As I began to step over the bat, I realized that he was not, in fact, dead. READ MORE

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Incongruity Noted

What happens if you strip away most of the connective tissue in this New York Times article about sexual assault in Clinton Hill, Brooklyn?

1. By day, the handsome block of Irving Place that runs between Gates and Putnam Avenues in Brooklyn projects a vibrant wholesomeness. Women push strollers past the red-brick Mount Zion Tabernacle Church; young couples tote Trader Joe’s bags past a photo gallery; and watchful neighbors walk dogs in front of Public School 56.

2. It might seem incongruous, then, that this area would be the setting of two violent crimes: A 31-year-old woman told the police that she had been sexually assaulted twice on Aug. 31, the attacks coming one hour and a block apart in the near-dawn of Sunday morning.

3. Many residents of this section of Clinton Hill said the assaults had occurred amid a broader pattern of crime that taints these blocks on the weekends.

“You come out late at night, early in the morning, you see three, four prostitutes,” said Benny Allen, 30, a youth sports coach who grew up and still lives in the area. “Two years ago, I saw a man and a woman going at it right there on that sidewalk. I had to run them off.”

4. Standing in the doorways of multifamily buildings valued at $1 million to $3 million, residents told of their encounters with prostitutes and their clients.

We can keep going:

1. wholesomeness, strollers, Trader Joe’s

2. incongruous, sexually assaulted

3. broader pattern of crime, prostitutes, "run them off."

4. $3 million, residents

The GENTRIFICATION STORY lens is so narrow and distorting that a report about sexual assault in a changing neighborhood becomes a story about a "broader pattern" of crime; just broad enough to include and implicate both the people perpetrating sexual assault and their victims. But no broader!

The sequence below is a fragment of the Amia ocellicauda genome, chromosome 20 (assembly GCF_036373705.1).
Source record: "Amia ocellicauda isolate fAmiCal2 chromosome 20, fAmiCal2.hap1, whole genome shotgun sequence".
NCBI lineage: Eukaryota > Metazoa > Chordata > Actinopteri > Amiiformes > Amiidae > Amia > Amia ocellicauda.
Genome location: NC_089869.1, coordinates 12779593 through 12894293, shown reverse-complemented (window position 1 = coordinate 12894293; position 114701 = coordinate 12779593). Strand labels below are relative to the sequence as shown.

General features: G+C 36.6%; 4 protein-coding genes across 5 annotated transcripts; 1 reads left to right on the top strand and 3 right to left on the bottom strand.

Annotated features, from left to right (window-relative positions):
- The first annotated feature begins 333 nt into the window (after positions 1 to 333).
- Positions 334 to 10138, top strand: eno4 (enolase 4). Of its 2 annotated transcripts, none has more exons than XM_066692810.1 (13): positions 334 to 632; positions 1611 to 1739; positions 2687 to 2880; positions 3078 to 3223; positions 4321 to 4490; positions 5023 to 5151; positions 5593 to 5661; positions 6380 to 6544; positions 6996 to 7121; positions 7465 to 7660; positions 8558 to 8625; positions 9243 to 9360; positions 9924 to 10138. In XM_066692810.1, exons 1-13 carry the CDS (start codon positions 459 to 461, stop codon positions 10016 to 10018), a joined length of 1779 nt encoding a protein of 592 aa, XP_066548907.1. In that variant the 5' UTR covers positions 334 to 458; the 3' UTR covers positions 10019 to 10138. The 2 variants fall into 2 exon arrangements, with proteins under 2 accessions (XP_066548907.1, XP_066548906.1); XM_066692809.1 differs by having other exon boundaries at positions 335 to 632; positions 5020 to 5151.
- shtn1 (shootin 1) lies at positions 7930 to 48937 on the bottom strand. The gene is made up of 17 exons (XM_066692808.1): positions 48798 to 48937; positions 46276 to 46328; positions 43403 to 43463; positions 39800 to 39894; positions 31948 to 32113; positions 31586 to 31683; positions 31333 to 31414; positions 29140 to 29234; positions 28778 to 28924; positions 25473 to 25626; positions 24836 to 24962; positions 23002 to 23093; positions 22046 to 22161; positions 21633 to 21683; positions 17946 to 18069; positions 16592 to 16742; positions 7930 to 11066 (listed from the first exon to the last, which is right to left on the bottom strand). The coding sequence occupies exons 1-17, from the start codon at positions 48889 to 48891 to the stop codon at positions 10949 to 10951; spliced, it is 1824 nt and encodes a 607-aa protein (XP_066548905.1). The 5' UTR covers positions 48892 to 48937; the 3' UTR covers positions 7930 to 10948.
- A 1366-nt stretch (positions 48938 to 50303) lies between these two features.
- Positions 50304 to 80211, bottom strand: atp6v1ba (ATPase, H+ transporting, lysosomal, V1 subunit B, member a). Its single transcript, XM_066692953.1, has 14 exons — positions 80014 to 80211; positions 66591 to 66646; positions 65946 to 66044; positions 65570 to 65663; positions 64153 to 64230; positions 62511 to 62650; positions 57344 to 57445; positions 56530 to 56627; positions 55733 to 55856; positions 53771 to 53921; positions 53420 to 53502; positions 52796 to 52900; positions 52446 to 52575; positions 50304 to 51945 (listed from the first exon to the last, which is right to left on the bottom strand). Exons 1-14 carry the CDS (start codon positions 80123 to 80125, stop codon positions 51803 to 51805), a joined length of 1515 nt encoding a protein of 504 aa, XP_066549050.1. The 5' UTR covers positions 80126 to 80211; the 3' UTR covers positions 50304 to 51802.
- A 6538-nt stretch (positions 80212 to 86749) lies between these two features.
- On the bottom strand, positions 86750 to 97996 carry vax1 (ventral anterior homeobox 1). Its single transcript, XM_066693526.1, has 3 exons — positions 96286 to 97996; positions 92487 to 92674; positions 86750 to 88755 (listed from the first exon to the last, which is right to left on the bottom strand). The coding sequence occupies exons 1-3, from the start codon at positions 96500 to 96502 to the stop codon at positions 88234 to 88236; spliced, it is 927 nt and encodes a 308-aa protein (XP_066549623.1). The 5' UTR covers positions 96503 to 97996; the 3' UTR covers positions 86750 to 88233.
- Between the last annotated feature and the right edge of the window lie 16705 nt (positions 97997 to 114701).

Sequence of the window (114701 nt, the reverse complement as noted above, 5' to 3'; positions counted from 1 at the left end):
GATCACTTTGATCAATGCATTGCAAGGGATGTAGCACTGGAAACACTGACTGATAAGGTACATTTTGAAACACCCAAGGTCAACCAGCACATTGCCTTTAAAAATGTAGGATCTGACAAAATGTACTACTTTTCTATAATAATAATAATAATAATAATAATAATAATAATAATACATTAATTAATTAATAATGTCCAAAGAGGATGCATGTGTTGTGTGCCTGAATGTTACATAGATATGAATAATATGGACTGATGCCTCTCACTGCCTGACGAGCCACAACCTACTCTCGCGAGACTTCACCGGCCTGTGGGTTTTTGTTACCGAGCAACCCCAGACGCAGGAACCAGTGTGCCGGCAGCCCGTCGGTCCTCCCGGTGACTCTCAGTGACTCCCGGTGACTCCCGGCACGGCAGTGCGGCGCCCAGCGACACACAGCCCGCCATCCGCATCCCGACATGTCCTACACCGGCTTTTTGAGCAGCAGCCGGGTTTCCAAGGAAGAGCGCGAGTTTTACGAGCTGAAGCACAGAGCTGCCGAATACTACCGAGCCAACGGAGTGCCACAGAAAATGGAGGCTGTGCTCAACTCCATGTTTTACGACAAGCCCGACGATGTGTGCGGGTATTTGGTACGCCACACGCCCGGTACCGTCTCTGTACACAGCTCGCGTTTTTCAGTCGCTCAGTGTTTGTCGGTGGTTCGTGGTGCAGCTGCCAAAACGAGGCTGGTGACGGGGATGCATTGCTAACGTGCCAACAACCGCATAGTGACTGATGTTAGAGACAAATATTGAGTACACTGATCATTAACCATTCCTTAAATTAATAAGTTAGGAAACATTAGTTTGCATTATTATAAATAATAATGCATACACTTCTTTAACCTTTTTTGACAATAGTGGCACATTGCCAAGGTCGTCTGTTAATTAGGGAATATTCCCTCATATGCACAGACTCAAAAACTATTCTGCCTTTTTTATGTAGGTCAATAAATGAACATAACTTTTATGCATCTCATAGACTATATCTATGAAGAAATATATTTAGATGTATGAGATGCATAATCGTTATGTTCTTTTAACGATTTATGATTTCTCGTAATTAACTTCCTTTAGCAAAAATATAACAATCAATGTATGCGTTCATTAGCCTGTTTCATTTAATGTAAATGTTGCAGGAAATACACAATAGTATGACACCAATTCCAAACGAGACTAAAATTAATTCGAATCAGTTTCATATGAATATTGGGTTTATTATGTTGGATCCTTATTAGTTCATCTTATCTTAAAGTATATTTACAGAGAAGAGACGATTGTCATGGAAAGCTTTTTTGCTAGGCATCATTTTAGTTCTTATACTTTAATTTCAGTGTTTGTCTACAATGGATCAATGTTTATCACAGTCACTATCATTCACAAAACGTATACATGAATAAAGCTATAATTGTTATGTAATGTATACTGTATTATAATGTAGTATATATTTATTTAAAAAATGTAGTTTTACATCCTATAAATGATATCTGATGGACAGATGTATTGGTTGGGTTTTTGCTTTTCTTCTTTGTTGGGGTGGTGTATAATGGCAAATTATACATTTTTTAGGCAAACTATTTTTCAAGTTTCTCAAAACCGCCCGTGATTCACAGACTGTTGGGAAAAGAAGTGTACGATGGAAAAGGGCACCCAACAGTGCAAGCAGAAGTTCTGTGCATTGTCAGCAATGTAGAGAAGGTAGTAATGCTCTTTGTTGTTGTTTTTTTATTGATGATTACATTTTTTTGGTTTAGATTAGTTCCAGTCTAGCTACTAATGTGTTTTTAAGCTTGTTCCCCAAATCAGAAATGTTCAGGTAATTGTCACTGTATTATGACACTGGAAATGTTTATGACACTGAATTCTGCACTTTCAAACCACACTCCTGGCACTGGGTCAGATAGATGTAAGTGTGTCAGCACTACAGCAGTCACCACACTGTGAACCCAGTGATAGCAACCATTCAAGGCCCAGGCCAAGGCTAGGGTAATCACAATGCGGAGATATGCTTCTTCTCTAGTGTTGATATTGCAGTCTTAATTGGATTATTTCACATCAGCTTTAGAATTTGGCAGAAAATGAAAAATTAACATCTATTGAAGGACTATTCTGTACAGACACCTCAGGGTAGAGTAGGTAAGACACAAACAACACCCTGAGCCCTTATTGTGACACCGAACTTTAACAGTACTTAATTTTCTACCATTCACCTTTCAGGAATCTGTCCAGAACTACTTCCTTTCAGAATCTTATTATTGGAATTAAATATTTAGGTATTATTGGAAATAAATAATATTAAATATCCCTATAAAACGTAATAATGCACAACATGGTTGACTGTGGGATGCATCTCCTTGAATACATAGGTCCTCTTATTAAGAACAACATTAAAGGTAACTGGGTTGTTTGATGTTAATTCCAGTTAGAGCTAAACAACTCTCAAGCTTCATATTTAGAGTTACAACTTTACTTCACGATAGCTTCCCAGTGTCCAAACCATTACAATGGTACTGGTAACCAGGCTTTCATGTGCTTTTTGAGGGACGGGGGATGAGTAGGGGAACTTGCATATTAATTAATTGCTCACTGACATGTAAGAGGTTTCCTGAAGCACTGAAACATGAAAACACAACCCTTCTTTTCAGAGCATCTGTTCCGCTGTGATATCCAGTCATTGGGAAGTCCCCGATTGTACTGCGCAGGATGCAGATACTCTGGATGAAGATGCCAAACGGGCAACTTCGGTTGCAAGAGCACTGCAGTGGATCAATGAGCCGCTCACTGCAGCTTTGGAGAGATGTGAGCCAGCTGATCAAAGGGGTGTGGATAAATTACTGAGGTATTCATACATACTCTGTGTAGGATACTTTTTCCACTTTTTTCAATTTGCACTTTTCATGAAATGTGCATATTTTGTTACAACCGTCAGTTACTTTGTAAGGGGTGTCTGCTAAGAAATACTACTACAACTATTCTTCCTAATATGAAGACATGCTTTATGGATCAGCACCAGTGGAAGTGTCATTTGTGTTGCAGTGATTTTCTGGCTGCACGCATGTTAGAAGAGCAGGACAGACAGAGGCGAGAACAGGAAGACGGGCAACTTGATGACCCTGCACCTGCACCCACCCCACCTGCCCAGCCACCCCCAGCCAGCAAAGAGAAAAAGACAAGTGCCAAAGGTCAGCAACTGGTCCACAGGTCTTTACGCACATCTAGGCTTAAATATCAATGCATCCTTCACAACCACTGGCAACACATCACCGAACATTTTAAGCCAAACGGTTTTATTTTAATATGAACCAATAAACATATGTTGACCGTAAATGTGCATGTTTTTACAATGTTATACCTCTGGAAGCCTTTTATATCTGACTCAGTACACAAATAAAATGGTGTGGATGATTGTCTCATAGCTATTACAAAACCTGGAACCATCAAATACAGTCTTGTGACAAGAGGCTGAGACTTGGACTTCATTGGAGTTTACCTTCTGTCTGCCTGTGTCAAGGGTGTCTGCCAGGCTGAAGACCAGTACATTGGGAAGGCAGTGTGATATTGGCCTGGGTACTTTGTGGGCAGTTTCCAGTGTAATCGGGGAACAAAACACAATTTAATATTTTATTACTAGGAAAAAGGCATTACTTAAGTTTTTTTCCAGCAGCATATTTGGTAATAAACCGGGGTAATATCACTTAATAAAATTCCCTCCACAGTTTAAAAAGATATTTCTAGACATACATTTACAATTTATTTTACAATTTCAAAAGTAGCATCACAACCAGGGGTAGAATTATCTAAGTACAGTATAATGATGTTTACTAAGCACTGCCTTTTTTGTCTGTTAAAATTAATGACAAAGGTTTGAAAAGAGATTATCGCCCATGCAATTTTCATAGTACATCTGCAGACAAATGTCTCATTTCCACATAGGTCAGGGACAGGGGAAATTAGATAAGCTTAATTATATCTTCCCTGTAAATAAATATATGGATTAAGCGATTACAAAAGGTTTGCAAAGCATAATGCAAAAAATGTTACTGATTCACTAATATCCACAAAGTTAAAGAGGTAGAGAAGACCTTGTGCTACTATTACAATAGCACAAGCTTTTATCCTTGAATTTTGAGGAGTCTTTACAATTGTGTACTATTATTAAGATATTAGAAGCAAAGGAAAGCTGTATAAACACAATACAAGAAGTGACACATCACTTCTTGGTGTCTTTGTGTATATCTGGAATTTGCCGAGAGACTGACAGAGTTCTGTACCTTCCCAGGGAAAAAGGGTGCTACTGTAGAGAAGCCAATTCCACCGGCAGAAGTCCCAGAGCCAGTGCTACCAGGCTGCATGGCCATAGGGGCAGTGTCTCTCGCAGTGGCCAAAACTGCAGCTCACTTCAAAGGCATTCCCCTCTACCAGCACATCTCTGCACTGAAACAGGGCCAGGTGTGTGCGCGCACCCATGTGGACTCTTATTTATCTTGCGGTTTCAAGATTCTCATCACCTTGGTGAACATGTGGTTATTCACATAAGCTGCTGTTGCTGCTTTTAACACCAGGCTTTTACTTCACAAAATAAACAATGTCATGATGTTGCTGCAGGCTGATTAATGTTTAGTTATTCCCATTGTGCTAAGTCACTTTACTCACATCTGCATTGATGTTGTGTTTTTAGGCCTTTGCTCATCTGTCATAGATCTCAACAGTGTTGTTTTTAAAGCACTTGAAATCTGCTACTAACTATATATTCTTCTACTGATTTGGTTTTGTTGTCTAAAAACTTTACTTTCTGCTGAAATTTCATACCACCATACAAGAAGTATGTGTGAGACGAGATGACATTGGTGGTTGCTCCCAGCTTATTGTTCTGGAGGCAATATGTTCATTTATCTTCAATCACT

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The Best Time I Thought I Was Going To Die In The Italian Woods

romanhol-final-amendedbilling-emailable“You don’t have to speak Italian, it’s completely fine. Non ti preoccupare.”

The fact that my boss couldn’t get through the entire reassurance in English should have been a tip off. But it wasn’t. I accepted the job, an offer almost too good to be true: myself and my first-ever Serious Boyfriend would be working in Italy for a now-defunct government program that sent Italian government officials’ children away from them for a few weeks every summer.

A regular summer camp in most of its programming, we would teach English for three hours total each day. In return, we would be housed, fed, paid, and free to roam the Italian national park where the camp was located. “If you’re working, try to keep it professional, you know. No more than three glasses of wine with lunch,” my future boss—a British man named Peter who sounded like he was kind and handsome—had said on the phone. It was really and truly too much. READ MORE

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"Marketers talk about 'paid media' (advertising they have to buy), 'earned media' (from press coverage to word-of-mouth buzz) and a growing category called “owned media” (their websites, blogs and social media feeds). The attraction of 'owned media', by definition, is that brands neither have to pay a media outlet for it nor earn it by convincing a reporter that the story is worth covering."

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New York City, September 18, 2014

weather review sky 091814★★★★ Denim and sunglasses everywhere. Cartons and backpacks and other baggage were lined up in the morning sun against the side wall of the Apple Store. It was abundantly bright, bright enough for some eyestrain, and fully qualified as warm. In the middle of the afternoon, a gray-infused mass of cloud wandered into the scene, cooling things for a while. Then it wandered off somewhere, and left Washington Square Park in strong sun again, for the drummers and the shirtless. A pigeon fluffed its feathers and contemplated a flock of fabric pigeon-sculptures feeding on invisible food. By evening, the Apple Store line was populated and stretched around the block. The sun went down in a cloudless west, without theatrics. READ MORE